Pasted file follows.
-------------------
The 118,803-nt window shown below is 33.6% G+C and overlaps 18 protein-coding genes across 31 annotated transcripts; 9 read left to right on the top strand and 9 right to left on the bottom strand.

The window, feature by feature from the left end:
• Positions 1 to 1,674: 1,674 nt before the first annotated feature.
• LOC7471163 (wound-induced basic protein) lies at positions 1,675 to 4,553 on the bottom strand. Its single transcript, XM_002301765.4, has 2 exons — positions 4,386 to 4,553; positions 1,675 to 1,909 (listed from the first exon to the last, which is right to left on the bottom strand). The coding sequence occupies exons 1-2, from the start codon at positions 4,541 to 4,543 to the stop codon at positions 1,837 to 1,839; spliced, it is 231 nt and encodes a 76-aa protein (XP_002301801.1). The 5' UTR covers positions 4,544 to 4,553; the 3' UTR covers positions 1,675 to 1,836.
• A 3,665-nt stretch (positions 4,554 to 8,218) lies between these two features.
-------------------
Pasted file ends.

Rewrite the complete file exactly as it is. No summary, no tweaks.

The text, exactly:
The 118,803-nt window shown below is 33.6% G+C and overlaps 18 protein-coding genes across 31 annotated transcripts; 9 read left to right on the top strand and 9 right to left on the bottom strand.

The window, feature by feature from the left end:
• Positions 1 to 1,674: 1,674 nt before the first annotated feature.
• LOC7471163 (wound-induced basic protein) lies at positions 1,675 to 4,553 on the bottom strand. Its single transcript, XM_002301765.4, has 2 exons — positions 4,386 to 4,553; positions 1,675 to 1,909 (listed from the first exon to the last, which is right to left on the bottom strand). The coding sequence occupies exons 1-2, from the start codon at positions 4,541 to 4,543 to the stop codon at positions 1,837 to 1,839; spliced, it is 231 nt and encodes a 76-aa protein (XP_002301801.1). The 5' UTR covers positions 4,544 to 4,553; the 3' UTR covers positions 1,675 to 1,836.
• A 3,665-nt stretch (positions 4,554 to 8,218) lies between these two features.